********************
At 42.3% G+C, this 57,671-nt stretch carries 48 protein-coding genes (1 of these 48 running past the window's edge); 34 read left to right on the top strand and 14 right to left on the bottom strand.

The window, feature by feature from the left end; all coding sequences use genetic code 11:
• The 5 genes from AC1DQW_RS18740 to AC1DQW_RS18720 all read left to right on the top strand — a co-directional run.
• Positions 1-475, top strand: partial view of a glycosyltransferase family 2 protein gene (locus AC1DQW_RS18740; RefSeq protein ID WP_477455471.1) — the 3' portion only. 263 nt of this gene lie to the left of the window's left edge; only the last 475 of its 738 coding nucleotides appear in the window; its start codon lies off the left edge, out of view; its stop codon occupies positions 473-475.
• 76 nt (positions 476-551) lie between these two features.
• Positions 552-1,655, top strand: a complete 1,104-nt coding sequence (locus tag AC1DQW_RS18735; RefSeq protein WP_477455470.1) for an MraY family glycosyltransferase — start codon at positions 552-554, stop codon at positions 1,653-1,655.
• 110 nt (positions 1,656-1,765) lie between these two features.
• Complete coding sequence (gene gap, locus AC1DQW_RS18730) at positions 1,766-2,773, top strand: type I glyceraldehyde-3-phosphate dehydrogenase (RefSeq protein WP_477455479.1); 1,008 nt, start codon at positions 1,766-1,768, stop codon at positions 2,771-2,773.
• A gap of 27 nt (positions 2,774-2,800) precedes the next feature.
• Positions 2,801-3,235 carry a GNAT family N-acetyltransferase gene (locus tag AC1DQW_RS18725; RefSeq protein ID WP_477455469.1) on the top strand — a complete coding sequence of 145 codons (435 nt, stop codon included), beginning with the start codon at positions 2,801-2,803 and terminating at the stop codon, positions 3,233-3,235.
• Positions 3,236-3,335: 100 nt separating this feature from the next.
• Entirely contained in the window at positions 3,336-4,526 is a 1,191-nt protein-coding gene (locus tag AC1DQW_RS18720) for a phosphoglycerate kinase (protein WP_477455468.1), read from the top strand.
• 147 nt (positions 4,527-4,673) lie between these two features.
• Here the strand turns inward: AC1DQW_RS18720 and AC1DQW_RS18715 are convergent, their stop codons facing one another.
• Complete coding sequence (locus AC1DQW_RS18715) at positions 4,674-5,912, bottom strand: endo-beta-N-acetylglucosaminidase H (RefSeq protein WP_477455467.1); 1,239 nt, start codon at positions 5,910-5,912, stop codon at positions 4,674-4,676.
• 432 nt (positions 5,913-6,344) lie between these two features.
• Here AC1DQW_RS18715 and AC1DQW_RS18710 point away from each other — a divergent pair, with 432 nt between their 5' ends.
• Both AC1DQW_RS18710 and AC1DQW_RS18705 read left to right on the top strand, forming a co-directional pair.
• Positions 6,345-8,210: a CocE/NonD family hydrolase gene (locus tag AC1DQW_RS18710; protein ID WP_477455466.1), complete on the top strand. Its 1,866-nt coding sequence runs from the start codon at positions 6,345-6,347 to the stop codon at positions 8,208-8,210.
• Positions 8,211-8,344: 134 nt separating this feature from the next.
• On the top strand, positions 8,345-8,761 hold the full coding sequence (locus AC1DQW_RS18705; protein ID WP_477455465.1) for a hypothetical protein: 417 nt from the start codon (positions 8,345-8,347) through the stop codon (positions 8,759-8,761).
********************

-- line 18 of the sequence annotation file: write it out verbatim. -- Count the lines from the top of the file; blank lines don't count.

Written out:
• Both AC1DQW_RS18710 and AC1DQW_RS18705 read left to right on the top strand, forming a co-directional pair.